Don’t Lose Great Story Ideas in the Depths of Your Imagination
Novelists seem to be able to come up with great story ideas at any given time and in any given situation: morning walks, feeding the baby, staff meetings, sitting in traffic, discussing politics with a friend, etc.
So you have all of these story ideas that bubble up in your imagination, sometimes perhaps at not exactly the most opportune times. How can you make sure these wonderful ideas don’t get lost in the depths of your fertile imagination?
Well, it comes down to what a story idea is worth to you. As a novelist myself, I know from personal experience that when a great story idea strikes and I think for certain that I’ll have no trouble remembering it, the idea typically slips away unless I am intentional about saving the idea in some fashion.
My first method of saving ideas was to carry a pen and small notepad with me so that when a story idea (or an idea for a current work) came along, I could jot it down. This method worked quite well, and still does when the situation calls for a quiet, discreet way of making some notes for myself. But then something better came along.
Lay Aside All Other Goals and Simply Aim to Tell a Good Tale
Hearing fingernails dragging across a chalkboard has never really bothered me. However, I can imagine how many folks feel about that particular sound every time I hear someone say something to the effect of, “Well, what’s the point of the story? What’s the novel’s message or moral?”
I think what gets me most is that these people assume that a novel has to have some “higher” goal than simply being a good story that engages and entertains readers. (Please note: I am still more than happy to give such individuals plenty of kindness and grace, because fiction just isn’t everyone’s cup of tea, and it’s thus hard to connect with someone philosophically if you’re not at least somewhat a kindred soul with the person.) But can I say plainly that if you’re a novelist, the point of your story is THE STORY. To wit …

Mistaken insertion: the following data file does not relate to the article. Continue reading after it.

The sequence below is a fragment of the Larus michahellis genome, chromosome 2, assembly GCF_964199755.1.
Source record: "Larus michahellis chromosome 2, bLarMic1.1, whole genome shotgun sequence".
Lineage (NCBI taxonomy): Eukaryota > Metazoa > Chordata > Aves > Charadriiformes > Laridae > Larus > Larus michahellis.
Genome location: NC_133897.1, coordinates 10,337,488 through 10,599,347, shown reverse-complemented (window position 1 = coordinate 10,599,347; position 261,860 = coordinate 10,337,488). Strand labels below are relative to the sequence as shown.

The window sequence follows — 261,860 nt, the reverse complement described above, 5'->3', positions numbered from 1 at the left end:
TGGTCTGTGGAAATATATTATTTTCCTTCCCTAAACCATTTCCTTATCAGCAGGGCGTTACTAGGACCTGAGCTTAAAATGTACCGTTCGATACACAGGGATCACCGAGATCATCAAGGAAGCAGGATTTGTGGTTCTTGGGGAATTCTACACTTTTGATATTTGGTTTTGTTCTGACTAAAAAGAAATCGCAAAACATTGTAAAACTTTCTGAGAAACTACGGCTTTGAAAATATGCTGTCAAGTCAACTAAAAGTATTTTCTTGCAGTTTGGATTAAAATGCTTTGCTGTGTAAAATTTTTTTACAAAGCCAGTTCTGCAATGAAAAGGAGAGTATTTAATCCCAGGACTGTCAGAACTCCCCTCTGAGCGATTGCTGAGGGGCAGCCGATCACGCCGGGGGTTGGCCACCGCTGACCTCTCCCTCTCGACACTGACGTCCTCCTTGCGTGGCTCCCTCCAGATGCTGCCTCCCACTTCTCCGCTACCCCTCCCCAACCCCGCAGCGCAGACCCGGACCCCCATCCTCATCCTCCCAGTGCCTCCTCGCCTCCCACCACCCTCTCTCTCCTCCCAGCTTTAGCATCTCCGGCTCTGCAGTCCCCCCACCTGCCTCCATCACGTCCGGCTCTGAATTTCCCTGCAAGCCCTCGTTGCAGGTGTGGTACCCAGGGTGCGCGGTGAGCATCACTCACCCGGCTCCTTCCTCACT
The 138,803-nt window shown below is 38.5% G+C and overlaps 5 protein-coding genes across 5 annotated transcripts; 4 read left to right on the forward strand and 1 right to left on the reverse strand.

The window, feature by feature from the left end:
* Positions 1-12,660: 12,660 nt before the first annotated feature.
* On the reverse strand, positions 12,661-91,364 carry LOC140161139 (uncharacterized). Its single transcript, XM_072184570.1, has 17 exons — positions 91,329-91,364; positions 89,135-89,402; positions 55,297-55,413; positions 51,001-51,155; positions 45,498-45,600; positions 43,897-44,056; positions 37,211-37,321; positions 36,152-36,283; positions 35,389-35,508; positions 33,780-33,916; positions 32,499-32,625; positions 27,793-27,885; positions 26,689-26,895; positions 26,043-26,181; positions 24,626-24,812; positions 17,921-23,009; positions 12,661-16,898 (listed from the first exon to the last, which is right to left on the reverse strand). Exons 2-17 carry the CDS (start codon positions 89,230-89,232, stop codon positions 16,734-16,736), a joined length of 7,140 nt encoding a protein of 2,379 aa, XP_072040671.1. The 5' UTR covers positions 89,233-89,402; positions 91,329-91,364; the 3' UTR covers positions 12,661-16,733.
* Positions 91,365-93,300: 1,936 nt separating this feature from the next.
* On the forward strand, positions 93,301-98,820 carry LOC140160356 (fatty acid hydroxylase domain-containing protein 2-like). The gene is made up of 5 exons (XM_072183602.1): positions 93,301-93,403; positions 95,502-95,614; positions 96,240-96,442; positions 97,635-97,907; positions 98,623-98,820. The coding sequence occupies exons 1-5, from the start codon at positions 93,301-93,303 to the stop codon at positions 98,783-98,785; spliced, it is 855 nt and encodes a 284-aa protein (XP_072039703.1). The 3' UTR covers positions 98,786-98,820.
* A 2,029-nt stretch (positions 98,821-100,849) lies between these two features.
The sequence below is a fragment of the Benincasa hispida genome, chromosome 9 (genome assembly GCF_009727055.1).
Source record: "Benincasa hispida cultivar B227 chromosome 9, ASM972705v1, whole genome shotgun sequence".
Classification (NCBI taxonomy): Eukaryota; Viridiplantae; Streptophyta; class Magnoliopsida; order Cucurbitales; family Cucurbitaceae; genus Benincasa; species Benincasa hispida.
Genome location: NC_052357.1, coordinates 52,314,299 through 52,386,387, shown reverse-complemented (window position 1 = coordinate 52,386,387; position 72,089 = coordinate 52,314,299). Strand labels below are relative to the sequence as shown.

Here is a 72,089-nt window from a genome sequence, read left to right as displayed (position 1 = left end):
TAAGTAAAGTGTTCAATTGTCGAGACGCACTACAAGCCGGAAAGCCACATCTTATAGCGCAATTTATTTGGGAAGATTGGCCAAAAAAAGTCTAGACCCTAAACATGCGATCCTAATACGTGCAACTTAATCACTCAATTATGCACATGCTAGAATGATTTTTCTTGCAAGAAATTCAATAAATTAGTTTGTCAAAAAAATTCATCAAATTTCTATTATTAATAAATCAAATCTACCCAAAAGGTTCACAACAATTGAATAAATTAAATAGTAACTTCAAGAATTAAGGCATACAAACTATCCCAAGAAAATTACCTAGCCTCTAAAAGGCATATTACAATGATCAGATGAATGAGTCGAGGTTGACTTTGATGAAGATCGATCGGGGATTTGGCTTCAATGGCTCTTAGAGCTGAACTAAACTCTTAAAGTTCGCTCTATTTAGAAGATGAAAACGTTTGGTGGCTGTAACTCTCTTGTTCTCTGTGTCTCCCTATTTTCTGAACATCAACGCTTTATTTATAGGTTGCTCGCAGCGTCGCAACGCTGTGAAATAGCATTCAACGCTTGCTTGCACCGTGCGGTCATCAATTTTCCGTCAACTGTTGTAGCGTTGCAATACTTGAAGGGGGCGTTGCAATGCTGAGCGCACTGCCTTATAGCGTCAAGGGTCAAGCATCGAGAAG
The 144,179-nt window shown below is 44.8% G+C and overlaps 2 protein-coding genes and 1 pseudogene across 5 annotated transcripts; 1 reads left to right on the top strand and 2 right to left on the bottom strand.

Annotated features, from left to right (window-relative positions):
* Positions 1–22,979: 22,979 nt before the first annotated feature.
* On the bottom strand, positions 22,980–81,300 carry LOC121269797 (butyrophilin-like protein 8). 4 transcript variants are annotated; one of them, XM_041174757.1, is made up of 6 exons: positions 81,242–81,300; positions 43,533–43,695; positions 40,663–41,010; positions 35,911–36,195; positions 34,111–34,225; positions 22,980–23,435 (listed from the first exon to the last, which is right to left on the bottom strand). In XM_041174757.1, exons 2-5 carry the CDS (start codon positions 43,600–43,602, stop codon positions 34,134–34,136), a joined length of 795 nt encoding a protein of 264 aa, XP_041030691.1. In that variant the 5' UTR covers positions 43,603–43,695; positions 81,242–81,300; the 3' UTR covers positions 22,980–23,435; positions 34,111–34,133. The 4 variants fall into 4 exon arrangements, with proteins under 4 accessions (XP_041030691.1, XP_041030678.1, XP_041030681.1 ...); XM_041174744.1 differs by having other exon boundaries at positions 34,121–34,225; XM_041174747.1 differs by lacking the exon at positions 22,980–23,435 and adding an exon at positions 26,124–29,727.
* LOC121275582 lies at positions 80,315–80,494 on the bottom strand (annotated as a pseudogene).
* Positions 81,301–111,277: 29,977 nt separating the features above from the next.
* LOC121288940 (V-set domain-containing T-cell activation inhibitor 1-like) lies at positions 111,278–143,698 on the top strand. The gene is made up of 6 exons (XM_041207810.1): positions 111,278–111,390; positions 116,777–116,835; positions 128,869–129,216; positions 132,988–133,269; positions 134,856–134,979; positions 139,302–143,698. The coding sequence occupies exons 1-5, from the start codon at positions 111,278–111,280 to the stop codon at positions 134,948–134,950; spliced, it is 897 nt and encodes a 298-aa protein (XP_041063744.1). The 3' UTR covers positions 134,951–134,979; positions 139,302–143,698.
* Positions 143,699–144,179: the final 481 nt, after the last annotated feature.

The point of your story is not to make sure people clearly understand some message you want to share with the world, perhaps about the dangers of deforestation in the Amazon, for example. If you have a passion about that subject, then by all means write a nonfiction book on it and let your passion emanate from every sentence you pen, finishing with a bold call to action for the reader.
A Brief List of My Personal Favorites
If you’re a novelist and looking for a good book on the craft of writing, you likely have realized after perusing the Internet that you have about a bazillion choices. So, where do you start?
Well, it may grate on some people’s beliefs, but technically, you don’t need any books on writing to be an author. If you have a good grasp of the English language and you read a lot of fiction and write fiction regularly, then you’re already pretty well set to get started. You’ll have room to grow and mature as a writer, certainly, but the more you read and write, the better you’ll be. Further, if you’re spending more time reading about how to write fiction than actually writing it or reading it, then you’re hurting your own potential as an author.